Towards the end of the 800cc era, MotoGP looked to be in dire condition. Grids were dwindling, factories were reducing their participation, and teams were in difficult financial straits indeed. By the end of 2011, there were just 17 full time entries, Suzuki was down to a single rider, and were about to pull out entirely for 2012. How different the situation looks today. In a recent interview with the official MotoGP.com website, Aprilia Corse’s new boss Romano Albesiano gave a brief outline of their plans. The Italian factory will continue to work with the IODA Racing team for 2014 to collect data on the electronics and tires, which they will use as input on an entirely new project being worked on for 2016.

This Is Pretty Much What the Monster 800 Will Look Like

With the advent of the Ducati Monster 1200, it was only a matter of time before Ducati’s middleweight liquid-cooled “Monster 800″ would be spotted, and unsurprisingly the machines have a great deal in common. The one big difference seems to be that the 821cc Monster gets a double-sided swingarm, which has become Ducati’s new way of differentiating between its big and medium displacement models of the same machine, see entry for Ducati 899 Panigale. With the spied Ducati Monster 800 looking ready for primetime, and a pre-fall launch isn’t out of the question. Giving us an excellent glimpse into what the Ducati Monster 800 would look like, Luca Bar has again used his Photoshop skills to render up images of the still unreleased “baby” Monster.

Photos of the Mugen Shinden Ni sans Fairings

Given the competitive nature of the electric racing realm, its rare to see the big high-power bikes without their fairings, as teams are reluctant to reveal their secret sauce. Debuting the Mugen Shinden San this past weekend in Tokyo though, Team Mugen did just that, giving us a glimpse into the inner workings of the team’s 2013 race bike, the Mugen Shinden Ni. You don’t have to be an electron-head to get excited by these photos, as any race bike with a carbon fiber frame and swingarm is pretty drool-worthy, though the Shinden Ni’s carbon fiber battery enclosure does hide a great deal of the electric superbike’s geek factor. While the sheer size of the battery bike is impressive, it was expected when the Shinden was first announced.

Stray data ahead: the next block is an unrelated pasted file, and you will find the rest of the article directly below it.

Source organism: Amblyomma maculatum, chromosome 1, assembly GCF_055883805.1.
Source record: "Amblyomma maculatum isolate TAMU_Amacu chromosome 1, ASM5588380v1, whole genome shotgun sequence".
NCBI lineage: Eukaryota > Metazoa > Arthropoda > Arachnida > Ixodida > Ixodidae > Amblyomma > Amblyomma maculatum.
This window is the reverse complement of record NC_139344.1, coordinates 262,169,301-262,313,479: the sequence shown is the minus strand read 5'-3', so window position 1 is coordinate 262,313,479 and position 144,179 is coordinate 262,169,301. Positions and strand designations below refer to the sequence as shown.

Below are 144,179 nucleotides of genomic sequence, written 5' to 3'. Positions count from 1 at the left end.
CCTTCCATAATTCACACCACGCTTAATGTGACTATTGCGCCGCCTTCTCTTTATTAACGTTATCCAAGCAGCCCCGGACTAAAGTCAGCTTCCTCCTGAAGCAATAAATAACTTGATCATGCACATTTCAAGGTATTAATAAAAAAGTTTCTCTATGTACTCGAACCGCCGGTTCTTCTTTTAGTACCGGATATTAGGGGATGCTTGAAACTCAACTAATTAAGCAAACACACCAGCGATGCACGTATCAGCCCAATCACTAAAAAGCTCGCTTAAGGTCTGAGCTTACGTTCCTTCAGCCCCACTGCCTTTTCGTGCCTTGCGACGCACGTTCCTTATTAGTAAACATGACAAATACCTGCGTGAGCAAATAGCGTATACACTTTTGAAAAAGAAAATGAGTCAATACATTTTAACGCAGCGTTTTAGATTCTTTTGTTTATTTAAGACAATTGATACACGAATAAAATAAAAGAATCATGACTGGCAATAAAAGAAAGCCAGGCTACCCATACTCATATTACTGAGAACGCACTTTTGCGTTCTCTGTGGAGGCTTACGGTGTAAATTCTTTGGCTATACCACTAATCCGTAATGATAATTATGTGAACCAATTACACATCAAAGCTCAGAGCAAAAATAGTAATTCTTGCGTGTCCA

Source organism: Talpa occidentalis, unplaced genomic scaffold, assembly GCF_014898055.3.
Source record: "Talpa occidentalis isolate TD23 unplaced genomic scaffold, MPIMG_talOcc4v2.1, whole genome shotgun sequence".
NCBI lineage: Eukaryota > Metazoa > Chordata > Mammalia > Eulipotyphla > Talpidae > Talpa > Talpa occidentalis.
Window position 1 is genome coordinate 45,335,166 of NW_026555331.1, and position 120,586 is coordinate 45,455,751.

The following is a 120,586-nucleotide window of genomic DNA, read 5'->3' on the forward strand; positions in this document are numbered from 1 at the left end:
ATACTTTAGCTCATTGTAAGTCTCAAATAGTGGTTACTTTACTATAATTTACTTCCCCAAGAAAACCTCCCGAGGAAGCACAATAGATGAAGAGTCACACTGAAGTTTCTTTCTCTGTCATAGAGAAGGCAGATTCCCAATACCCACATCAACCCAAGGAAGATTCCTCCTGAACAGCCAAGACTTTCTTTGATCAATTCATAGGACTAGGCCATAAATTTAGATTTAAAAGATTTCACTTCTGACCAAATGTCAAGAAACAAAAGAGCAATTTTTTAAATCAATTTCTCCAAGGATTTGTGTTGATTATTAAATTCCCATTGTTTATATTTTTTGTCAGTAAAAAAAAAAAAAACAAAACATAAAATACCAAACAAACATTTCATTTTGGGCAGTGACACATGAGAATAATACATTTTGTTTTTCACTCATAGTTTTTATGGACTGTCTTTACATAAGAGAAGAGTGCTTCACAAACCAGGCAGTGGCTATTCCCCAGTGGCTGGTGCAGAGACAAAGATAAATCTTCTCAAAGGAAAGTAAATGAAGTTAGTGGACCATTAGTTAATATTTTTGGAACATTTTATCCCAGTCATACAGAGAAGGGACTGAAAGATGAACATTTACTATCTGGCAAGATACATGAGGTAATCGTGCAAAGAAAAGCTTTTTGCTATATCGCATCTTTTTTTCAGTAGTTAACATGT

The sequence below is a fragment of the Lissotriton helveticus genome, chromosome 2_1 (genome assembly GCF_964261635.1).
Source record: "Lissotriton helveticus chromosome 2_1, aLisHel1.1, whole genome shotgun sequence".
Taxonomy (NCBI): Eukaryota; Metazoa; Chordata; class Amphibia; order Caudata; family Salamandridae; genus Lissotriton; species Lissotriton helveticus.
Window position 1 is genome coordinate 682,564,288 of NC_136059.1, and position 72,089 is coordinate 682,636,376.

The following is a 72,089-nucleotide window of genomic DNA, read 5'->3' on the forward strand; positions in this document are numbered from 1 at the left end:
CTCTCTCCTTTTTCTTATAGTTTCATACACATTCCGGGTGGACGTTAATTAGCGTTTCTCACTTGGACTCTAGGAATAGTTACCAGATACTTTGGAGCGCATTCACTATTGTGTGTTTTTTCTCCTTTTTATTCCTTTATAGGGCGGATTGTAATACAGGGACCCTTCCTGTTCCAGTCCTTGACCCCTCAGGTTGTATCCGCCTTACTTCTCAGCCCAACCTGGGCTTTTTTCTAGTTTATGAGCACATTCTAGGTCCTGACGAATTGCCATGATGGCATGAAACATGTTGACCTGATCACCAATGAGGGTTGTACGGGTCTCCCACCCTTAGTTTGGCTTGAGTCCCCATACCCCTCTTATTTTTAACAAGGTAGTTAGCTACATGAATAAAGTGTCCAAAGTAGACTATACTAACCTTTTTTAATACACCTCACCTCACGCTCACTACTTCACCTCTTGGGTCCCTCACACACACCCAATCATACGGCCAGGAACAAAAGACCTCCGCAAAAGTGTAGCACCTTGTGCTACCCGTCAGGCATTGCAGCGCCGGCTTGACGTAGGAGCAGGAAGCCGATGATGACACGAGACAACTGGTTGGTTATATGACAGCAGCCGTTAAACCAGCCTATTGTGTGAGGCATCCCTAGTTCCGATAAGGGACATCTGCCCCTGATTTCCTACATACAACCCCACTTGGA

Mugen Shinden San (神電 参) Electric Superbike Revealed

Mugen’s third purpose-built electric superbike for the Isle of Man TT, the Mugen Shinden San, has been revealed in Japan. Campaigning two machines for this year’s TT Zero race, Mugen has John McGuiness and Bruce Anstey at the helm of its “Shinden San” bikes, as the duo looks for a one-two finish in this year’s race. With MotoCzysz not racing at the Isle of Man this year, Mugen is a hot favorite to take the top podium spots, as well as crack the 110 mph barrier for electrics on the historic Snaefell Mountain Course (Mugen is targeting a 115 mph lap). An evolution on the company’s previous designs, the Shinden San fits 134hp — 10hp more than last year, thanks to a new smaller three-phase brushless motor provided by Mission Motors — into its 529lbs bulk.

Trackside Tuesday: The Winning Personality of Jack Miller

Chatting with a couple of NASCAR fans recently, I was reminded that any competition is boring if you don’t care who wins. But if you do care, then even cars driving around in circles can be very compelling entertainment. Those NASCAR fans really cared about how their favorite drivers finished, and not only how they finished in the latest race, but what and how those drivers were doing off the track as well. Those fans had been captured by the personalities of those drivers. One of the things NASCAR does well is sell personalities. All major sports-related businesses do this to some extent, but some organizations do it better than others.

Further Aprilia RSV4 Specifications Revealed

04/13/2009 @ 1:54 pm, by Jensen BeelerComments Off